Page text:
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Death of a Ballerina -Part 3-

For more installments see the novel index. All posts and pages on this blog are the exclusive property of Citystreams; Copyright 2006-2008; All rights reserved.

A thin crack ran through the corner of the windowpane, but Rose stared through it without noticing. Her knuckles were white as she gripped a dripping plate over the sink full of dishwater. Two birds soared effortlessly across the blue sky. She tried to focus on the plate or the birds. The kitchen radio was blaring out oldies tunes, but her mind kept straying to the sounds coming from her mother’s room. The screams and pitiful cries were heartbreaking.

Experience had been more of a drill sergeant than a teacher as Rose learned to care for her aging mother. A series of strokes had rendered the frail woman paralyzed on the left side of her body. The doctors were excited to see her regaining the use of her limbs after a year’s worth of physical therapy, but Rose was not so hopeful about this new development. Her mother’s mind had been changed permanently. More importantly, her personality had been changed permanently.

Rose sighed. It’s been thirty minutes. I should go check on her again. She rinsed the plate off and stuck in on the drying rack. After tossing the towel back on the counter, she grimly moved up the stairs towards her mother’s room.

The hollow door rattled as she knocked on it and she didn’t bother to wait for an answer. The smell of medicines and mothballs filled the room. Her mother was squatting on the closet floor, hugging her left arm close to her body. She looked up at Rose with horror stricken eyes. “He’s dead. He’s dead. He’s dead.” Her threadbare pajamas hung loosely around her emaciated frame. Her shoulder length gray hair was matted to one side of her head. Rose moved silently to make up her mother’s bed.

——- ——- ——- ——- ——– ——- ——- ——- ——- ——- ——- ——- ——- ——-
Clary’s voice sounded small in the echoing locker room. Officer Maine stood a few feet away listening to her version of the morning’s events. “After the initial shock had worn off, I realized that there was no blood. It seemed strange to me. Her tights are soaked in urine, which most likely occurred after her death. But the only traces of blood that I could see were at the roots of her hair.”

She gestured towards the crusted blood. “I think that she was yanked from behind at some point.”

Greg cleared his throat. “Did you notice anything odd about the room? Was it the same as usual?”

Clary paused to consider the question. She twirled one of the buttons on her coat. “All four of the bathroom stall doors were open. Usually some of them are open and some are closed in a random sort of way.” She looked around the room. “I noticed that the girl didn’t have a cell phone or a wallet in her bag. She didn’t even have keys or an iPod or anything. Only those clothes and the teddy bear.”

Detective Maine broke in with a raspy voice, “What do you make of this costume? The tutu, the sequins … why would she come to the hospital dressed like that?”

“Most likely someone went into labor, and she hurried away from whatever she was doing. Some kind of performance, I guess … a dance recital, maybe. It’s actually pretty common to see all sorts of costumes and uniforms on this floor. People never seem to have babies when you’d expect them to.” Clary offered a tiny smile. “I’ve seen kids in little league uniforms, a hoop skirted museum tour guide, and even a dancer of a more … um, exotic nature.” Her voice trailed off.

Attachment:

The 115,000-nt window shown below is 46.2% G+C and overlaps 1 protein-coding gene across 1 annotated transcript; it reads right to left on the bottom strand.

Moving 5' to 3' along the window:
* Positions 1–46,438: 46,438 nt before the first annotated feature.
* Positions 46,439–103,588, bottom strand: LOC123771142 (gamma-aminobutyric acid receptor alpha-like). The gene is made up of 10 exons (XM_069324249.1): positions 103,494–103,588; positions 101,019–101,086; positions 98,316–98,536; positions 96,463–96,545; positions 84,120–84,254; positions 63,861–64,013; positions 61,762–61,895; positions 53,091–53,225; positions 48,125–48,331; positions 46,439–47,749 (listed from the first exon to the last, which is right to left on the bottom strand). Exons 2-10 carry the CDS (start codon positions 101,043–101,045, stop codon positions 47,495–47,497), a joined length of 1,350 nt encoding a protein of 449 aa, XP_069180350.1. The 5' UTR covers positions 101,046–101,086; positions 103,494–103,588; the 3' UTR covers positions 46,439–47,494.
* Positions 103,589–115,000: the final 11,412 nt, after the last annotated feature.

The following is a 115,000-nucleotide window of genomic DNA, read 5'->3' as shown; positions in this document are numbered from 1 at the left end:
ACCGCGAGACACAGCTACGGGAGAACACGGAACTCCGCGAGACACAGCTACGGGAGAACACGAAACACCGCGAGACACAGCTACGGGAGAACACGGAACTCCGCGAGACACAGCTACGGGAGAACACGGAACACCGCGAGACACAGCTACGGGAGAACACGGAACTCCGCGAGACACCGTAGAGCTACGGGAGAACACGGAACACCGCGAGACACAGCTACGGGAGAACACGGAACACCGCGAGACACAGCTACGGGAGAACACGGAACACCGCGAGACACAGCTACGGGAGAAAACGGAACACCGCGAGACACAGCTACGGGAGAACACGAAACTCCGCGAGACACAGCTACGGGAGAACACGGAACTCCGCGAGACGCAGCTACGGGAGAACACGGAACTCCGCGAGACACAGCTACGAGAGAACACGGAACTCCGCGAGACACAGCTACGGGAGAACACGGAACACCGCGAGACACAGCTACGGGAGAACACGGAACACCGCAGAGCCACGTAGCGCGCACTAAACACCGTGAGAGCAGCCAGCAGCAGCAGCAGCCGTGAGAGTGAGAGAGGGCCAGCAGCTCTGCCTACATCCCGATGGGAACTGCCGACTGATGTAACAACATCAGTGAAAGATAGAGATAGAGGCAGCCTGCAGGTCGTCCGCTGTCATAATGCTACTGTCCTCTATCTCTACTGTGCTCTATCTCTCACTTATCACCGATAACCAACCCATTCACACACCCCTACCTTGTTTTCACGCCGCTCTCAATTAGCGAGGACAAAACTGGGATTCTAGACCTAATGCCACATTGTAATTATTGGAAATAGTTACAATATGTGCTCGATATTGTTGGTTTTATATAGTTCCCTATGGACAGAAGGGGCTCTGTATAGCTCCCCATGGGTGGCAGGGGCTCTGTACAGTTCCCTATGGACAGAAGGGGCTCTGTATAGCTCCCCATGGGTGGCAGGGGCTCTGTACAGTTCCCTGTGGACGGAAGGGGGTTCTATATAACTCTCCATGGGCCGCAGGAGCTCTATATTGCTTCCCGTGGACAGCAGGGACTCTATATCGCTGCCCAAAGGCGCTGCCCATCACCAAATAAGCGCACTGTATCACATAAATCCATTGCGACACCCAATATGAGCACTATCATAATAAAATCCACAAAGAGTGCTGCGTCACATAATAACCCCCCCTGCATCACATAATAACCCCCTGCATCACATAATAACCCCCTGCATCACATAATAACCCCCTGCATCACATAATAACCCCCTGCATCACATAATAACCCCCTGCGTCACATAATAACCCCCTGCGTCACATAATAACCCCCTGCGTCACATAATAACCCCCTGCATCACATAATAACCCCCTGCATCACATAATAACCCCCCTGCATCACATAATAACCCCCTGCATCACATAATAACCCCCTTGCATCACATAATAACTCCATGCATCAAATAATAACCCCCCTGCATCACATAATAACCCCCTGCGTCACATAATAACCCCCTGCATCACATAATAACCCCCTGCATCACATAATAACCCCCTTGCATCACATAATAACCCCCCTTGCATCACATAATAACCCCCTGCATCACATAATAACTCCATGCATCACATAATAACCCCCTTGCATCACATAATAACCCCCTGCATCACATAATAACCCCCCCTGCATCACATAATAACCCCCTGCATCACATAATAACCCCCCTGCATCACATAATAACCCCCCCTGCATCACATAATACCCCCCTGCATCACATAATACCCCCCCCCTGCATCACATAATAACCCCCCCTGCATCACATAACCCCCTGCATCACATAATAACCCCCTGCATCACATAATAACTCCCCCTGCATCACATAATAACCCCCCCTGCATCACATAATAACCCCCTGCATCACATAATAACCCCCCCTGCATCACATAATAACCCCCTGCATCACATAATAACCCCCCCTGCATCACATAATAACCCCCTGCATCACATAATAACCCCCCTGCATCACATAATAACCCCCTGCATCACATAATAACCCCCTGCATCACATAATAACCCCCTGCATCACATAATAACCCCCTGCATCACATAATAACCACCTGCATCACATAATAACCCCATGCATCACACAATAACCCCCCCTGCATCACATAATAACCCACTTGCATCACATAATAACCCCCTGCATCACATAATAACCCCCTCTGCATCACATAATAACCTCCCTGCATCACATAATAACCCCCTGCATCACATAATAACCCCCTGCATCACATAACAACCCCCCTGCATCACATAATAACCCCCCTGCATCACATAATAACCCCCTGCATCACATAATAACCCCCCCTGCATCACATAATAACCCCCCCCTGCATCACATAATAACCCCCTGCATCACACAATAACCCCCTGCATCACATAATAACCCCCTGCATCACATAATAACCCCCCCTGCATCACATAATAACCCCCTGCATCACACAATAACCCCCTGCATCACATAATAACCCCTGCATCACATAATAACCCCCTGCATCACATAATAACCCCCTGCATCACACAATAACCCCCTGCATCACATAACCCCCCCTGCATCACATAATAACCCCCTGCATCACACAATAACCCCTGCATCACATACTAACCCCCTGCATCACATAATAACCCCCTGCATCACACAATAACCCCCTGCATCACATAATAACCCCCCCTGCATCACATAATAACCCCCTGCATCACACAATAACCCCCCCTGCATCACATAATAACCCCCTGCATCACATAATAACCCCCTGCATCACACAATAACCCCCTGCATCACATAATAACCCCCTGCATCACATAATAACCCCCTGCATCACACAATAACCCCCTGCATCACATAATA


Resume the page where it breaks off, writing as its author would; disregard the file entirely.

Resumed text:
Greg looked at her curiously. “I thought you just started here last week. When did you see all of that?”

“Well, I meant over the past few years. I’ve spent a lot of time on the maternity floor. Just not in this hospital.” She tossed her hair over her shoulder. “And I spent a month here, last October.”

“That’s great.” Officer Maine tapped his pencil against his notepad. “How do you think she got here?”

Clary looked up at him in surprise. “I suppose she came in through the stairwell next door. The nurses claim they never saw her. I don’t know. What do you think?”

Officer Maine smiled. “Well, how trustworthy are the night nurses in your opinion?”

Clary chewed on her lip before answering. “Each night there’s a different group of people. And I haven’t met everyone yet. I’m still getting to know the staff.” She glanced at her fingernails. They were getting too long. “But I can’t imagine a sparkling ballerina walking past the nurses’ station without the hens clucking about it all night. It would have made interesting conversation. Someone would have noticed.”

“She’s right about that, Maine.” Greg’s eyes were bright. “I bet someone saw her coming in the door. A costume like that would be hard to forget.”

“Assuming she came in last night, after regular visiting hours, how would she get here?” Maine had his pencil ready for Clary’s response.

“She would have come in through the emergency department, and then headed towards the main elevators. She probably saw the signs for the stairwell and walked up to the third floor.”

“And then I suppose she just fell over and died?” Maine said sarcastically. He scribbled something illegible in his notepad. “Anderson, make sure the forensics team sweeps the stairwell, before they leave.”

For more installments see the novel index. All posts and pages on this blog are the exclusive property of Citystreams; Copyright 2006-2008; All rights reserved.

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